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Below is a statement from the director of the Prison Reform Trust Peter Dawson on the tragic events of last Friday at London Bridge. We have decided not to engage in further public debate so soon after this terrible incident.

“On Friday last week two of our colleagues at the Prison Reform Trust were attending the meeting at Fishmongers' Hall where two young lives were tragically lost. We understand the public interest in these events but our first concern is for the well-being of our workmates, which will be best served if their privacy is respected and they are given the time and space to come to terms with the traumatic events of last Friday.

“It is right that there should be a profound questioning of how the terrible events at London Bridge came about. But that will take time and detailed, dispassionate enquiry. All our experience shows us that policy decisions taken in the immediate aftermath of shocking events are likely to lead to unforeseen and unintended consequences. In criminal justice, those damaging consequences have sometimes lasted for many years, and done incalculable harm.

“At this early stage, we do not know all of the facts about Friday’s events and what led up to them. Attempting to draw conclusions in haste risks not only grave policy error, but also shows a lack of respect for those who have suffered most.

“We will continue to work with any government, as we have always done, to identify ways in which the criminal justice system can better meet all of its objectives. Those objectives include both the protection of the public and a just and proportionate response to those who cause harm, sometimes of the most terrible kind. But it is too soon to draw conclusions from the tragedy which unfolded last Friday, and we urge restraint on all those who seek to do so.”

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The Prison Reform Trust, along with 15 other criminal justice organisations, has co-signed a letter to the leaders of the Brexit Party, Conservative Party, Democratic Unionist Party, Green Party, Labour Party, Liberal Democrats, Plaid Cymru, and Scottish National Party.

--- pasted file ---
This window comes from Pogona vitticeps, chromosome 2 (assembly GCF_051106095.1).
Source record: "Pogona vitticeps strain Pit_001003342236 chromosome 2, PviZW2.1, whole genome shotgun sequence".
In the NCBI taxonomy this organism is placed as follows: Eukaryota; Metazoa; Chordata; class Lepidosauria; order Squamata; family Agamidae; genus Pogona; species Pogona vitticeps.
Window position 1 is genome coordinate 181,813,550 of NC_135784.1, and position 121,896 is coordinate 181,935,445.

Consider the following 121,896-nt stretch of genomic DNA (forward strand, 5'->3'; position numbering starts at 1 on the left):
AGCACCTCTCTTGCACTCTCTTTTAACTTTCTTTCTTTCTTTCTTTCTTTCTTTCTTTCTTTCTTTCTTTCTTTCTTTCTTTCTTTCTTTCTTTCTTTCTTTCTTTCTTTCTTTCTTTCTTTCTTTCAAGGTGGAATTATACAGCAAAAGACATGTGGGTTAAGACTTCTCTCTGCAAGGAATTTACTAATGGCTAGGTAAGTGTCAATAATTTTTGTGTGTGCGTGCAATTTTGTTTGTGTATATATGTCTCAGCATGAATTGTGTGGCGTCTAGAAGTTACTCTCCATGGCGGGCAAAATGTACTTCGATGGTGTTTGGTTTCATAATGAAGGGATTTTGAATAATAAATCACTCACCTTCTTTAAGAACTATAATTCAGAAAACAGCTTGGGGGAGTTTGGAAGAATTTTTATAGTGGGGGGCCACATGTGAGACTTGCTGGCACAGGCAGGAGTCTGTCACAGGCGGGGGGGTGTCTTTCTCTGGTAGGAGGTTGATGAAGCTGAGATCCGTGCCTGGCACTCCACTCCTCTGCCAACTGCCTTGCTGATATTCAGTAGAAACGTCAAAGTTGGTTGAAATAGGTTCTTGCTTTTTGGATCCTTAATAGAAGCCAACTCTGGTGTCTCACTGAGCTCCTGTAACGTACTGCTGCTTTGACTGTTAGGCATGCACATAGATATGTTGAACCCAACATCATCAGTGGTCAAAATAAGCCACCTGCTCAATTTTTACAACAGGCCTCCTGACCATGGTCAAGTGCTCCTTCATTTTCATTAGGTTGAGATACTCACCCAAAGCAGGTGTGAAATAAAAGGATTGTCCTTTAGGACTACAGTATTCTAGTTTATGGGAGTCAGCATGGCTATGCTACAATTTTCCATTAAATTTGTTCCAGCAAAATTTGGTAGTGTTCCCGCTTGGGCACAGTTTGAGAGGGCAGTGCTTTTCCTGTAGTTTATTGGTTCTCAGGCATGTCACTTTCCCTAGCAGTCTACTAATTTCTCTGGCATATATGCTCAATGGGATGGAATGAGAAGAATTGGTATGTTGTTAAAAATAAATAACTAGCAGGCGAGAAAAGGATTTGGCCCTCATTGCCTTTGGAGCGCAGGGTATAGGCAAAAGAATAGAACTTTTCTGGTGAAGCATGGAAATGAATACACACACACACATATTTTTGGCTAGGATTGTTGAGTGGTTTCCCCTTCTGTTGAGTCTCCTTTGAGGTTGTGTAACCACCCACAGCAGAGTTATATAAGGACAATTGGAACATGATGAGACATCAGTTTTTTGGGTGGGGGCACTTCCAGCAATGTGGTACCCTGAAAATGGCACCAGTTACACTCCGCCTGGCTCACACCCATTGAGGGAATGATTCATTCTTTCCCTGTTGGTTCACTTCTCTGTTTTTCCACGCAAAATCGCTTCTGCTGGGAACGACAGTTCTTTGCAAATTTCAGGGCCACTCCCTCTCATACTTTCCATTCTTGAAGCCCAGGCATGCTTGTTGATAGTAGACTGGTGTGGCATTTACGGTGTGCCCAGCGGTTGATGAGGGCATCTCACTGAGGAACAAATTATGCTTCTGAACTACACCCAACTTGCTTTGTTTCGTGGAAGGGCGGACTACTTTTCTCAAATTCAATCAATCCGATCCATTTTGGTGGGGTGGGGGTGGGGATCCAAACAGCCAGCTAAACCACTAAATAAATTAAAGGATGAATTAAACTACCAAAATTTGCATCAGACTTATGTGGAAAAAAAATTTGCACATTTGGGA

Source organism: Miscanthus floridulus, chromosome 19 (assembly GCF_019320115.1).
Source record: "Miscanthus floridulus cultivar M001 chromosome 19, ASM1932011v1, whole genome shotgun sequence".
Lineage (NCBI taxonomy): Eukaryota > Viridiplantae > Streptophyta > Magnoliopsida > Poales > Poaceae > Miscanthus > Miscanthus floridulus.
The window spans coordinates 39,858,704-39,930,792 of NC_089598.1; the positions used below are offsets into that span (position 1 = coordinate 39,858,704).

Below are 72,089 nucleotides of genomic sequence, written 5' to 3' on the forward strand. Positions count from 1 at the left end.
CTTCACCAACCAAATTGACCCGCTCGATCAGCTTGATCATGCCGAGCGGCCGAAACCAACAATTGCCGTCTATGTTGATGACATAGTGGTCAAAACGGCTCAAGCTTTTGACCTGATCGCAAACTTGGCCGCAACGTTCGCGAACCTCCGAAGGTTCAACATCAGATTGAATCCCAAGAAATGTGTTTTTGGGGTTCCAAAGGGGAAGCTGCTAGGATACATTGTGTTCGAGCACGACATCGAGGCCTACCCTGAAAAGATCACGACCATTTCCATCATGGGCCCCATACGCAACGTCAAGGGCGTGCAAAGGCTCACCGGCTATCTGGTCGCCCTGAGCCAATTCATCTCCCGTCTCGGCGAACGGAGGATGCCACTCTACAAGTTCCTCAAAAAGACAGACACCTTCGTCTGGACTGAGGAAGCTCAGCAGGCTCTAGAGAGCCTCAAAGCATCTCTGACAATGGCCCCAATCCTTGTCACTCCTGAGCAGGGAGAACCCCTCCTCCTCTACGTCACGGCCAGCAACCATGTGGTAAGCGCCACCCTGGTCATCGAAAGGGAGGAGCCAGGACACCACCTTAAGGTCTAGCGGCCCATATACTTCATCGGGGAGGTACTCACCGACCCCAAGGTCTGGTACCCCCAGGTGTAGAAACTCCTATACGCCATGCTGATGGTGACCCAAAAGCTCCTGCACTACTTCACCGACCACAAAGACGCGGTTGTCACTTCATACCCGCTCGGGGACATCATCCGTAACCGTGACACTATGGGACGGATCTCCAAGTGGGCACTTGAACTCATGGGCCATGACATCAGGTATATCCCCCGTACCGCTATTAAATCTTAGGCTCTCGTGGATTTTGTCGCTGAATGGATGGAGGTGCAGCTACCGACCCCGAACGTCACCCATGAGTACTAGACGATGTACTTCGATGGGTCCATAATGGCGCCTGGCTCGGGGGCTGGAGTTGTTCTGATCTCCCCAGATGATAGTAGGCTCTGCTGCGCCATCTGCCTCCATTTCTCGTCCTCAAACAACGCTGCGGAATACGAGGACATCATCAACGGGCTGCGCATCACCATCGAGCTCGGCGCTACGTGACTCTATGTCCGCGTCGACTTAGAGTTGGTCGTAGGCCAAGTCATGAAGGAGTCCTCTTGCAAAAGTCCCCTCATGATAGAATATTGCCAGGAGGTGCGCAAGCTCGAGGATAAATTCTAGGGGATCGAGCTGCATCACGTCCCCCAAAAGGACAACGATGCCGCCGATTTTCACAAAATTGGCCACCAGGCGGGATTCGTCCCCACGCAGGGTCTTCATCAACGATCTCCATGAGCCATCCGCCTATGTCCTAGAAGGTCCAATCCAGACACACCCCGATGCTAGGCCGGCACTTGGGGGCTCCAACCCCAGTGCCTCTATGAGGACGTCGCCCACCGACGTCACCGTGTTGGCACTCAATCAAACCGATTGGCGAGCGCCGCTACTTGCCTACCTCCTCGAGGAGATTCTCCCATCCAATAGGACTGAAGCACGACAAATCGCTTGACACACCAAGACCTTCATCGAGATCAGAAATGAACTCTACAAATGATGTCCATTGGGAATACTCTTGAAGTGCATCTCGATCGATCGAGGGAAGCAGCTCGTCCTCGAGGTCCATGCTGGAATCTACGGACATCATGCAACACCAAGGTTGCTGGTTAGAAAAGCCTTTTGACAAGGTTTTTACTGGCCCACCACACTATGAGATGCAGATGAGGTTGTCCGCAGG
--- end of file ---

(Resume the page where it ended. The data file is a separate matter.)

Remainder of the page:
The letter, calls on all party leaders to temper their language in regard to law and order so that sensitive issues of intense public concern are not exploited but are used to contribute to a reasoned and constructive public debate.

You can read a copy of the full letter by clicking 'read more'

Photo credit: Andy Aitchison

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The families of people serving Imprisonment for Public Protection (IPP) sentences are not getting enough help to deal with the painful burden of supporting their relative through their sentence, a joint report by the Prison Reform Trust and Southampton University reveals.

The IPP was abolished in 2012, but there are still 2,223 people in prison serving the sentence, nine in 10 of whom are passed their tariff expiry date. A further 1,206 people are in prison having been recalled while serving an IPP sentence in the community. The latest Ministry of Justice statistics show that the recall rate now exceeds the rate of release for people serving IPPs.

A Helping Hand: Supporting Families in the Resettlement of People Serving IPPs, found that the pains and barriers faced by the families of people serving IPP sentences have not sufficiently been addressed by criminal justice agencies.

One family member, quoted in the report said “As a family it has destroyed us, and we need all the support we can get."

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Photo credit: Andy Aitchison

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National penal reform charity, the Prison Reform Trust, has been awarded £2.6 million in National Lottery funding to develop new approaches to long-term imprisonment.

The new grant from The National Lottery Community Fund—the largest funder of community activity in the UK—will support the Building Futures Programme, which will be delivered by the Prison Reform Trust over five years.

The Building Futures Programme aims to create solutions and shape a prison environment that is safe, humane and encourages accountability and responsibility, ultimately creating the conditions for rehabilitation and reintegration into communities. The project will inform both policy and practice across the UK, particularly around reducing reoffending and promoting community cohesion.

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Photo credit: Andy Aitchison

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Report finds just one in 10 safer custody departments in prisons answer phone calls from worried family members.

New research reveals that most prisons in England and Wales are failing in their duty to ensure that emergency phone lines are in place for families to share urgent concerns about self-harm and suicide risks of relatives in prison. This is in serious breach of government policy that families should be able to share concerns ‘without delay’.